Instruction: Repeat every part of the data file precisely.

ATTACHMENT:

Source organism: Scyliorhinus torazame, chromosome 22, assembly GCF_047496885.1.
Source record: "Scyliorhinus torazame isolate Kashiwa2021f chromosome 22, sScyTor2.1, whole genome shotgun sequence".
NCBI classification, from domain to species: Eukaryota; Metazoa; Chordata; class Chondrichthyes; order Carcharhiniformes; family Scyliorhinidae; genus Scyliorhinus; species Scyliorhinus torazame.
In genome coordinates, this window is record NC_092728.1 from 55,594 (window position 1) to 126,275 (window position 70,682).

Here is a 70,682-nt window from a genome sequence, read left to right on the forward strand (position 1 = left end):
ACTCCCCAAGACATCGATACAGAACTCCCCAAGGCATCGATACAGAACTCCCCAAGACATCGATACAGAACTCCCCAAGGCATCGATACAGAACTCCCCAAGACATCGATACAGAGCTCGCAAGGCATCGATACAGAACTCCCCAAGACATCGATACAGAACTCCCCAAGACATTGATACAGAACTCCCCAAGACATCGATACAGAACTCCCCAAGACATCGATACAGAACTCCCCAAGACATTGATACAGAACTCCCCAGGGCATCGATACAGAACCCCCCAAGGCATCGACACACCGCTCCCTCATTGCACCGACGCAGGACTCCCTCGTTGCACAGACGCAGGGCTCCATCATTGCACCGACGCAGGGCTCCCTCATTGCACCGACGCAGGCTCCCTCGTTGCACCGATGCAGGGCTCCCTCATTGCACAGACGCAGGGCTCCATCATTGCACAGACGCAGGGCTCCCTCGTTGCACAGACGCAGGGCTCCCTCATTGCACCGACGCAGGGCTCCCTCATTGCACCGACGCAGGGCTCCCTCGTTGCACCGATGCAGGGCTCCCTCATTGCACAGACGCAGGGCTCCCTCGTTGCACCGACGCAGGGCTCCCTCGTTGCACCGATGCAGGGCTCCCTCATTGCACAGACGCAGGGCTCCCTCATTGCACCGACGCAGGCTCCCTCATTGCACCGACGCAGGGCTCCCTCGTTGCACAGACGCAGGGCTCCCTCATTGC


Source organism: Scyliorhinus torazame, chromosome 22, assembly GCF_047496885.1.
Source record: "Scyliorhinus torazame isolate Kashiwa2021f chromosome 22, sScyTor2.1, whole genome shotgun sequence".
NCBI classification, from domain to species: Eukaryota; Metazoa; Chordata; class Chondrichthyes; order Carcharhiniformes; family Scyliorhinidae; genus Scyliorhinus; species Scyliorhinus torazame.
In genome coordinates, this window is record NC_092728.1 from 55,594 (window position 1) to 126,275 (window position 70,682).

Here is a 70,682-nt window from a genome sequence, read left to right on the forward strand (position 1 = left end):
ACTCCCCAAGACATCGATACAGAACTCCCCAAGGCATCGATACAGAACTCCCCAAGACATCGATACAGAACTCCCCAAGGCATCGATACAGAACTCCCCAAGACATCGATACAGAGCTCGCAAGGCATCGATACAGAACTCCCCAAGACATCGATACAGAACTCCCCAAGACATTGATACAGAACTCCCCAAGACATCGATACAGAACTCCCCAAGACATCGATACAGAACTCCCCAAGACATTGATACAGAACTCCCCAGGGCATCGATACAGAACCCCCCAAGGCATCGACACACCGCTCCCTCATTGCACCGACGCAGGACTCCCTCGTTGCACAGACGCAGGGCTCCATCATTGCACCGACGCAGGGCTCCCTCATTGCACCGACGCAGGCTCCCTCGTTGCACCGATGCAGGGCTCCCTCATTGCACAGACGCAGGGCTCCATCATTGCACAGACGCAGGGCTCCCTCGTTGCACAGACGCAGGGCTCCCTCATTGCACCGACGCAGGGCTCCCTCATTGCACCGACGCAGGGCTCCCTCGTTGCACCGATGCAGGGCTCCCTCATTGCACAGACGCAGGGCTCCCTCGTTGCACCGACGCAGGGCTCCCTCGTTGCACCGATGCAGGGCTCCCTCATTGCACAGACGCAGGGCTCCCTCATTGCACCGACGCAGGCTCCCTCATTGCACCGACGCAGGGCTCCCTCGTTGCACAGACGCAGGGCTCCCTCATTGC